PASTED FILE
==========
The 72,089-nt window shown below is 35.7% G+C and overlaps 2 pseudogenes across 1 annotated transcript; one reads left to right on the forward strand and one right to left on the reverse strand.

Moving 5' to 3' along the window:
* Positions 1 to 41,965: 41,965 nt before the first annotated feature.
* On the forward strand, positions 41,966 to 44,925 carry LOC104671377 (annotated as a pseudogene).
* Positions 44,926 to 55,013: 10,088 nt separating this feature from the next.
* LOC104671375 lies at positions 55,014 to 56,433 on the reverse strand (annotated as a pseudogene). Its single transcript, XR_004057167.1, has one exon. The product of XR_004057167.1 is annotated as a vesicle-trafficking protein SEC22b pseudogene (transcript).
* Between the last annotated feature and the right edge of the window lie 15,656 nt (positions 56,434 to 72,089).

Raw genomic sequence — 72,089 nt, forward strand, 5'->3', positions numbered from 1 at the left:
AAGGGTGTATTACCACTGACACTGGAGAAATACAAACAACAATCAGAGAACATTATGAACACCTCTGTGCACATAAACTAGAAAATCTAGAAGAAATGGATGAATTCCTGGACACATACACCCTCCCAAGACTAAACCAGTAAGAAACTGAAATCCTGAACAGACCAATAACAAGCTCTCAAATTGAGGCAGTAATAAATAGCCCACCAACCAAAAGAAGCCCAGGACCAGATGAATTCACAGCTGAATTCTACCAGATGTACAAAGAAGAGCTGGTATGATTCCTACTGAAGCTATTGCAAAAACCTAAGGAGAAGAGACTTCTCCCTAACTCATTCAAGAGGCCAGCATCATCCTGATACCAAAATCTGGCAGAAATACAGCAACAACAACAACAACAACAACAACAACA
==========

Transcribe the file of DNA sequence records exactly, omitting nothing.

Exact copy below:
The 72,089-nt window shown below is 35.7% G+C and overlaps 2 pseudogenes across 1 annotated transcript; one reads left to right on the forward strand and one right to left on the reverse strand.

Moving 5' to 3' along the window:
* Positions 1 to 41,965: 41,965 nt before the first annotated feature.
* On the forward strand, positions 41,966 to 44,925 carry LOC104671377 (annotated as a pseudogene).
* Positions 44,926 to 55,013: 10,088 nt separating this feature from the next.
* LOC104671375 lies at positions 55,014 to 56,433 on the reverse strand (annotated as a pseudogene). Its single transcript, XR_004057167.1, has one exon. The product of XR_004057167.1 is annotated as a vesicle-trafficking protein SEC22b pseudogene (transcript).
* Between the last annotated feature and the right edge of the window lie 15,656 nt (positions 56,434 to 72,089).

Raw genomic sequence — 72,089 nt, forward strand, 5'->3', positions numbered from 1 at the left:
AAGGGTGTATTACCACTGACACTGGAGAAATACAAACAACAATCAGAGAACATTATGAACACCTCTGTGCACATAAACTAGAAAATCTAGAAGAAATGGATGAATTCCTGGACACATACACCCTCCCAAGACTAAACCAGTAAGAAACTGAAATCCTGAACAGACCAATAACAAGCTCTCAAATTGAGGCAGTAATAAATAGCCCACCAACCAAAAGAAGCCCAGGACCAGATGAATTCACAGCTGAATTCTACCAGATGTACAAAGAAGAGCTGGTATGATTCCTACTGAAGCTATTGCAAAAACCTAAGGAGAAGAGACTTCTCCCTAACTCATTCAAGAGGCCAGCATCATCCTGATACCAAAATCTGGCAGAAATACAGCAACAACAACAACAACAACAACAACAACA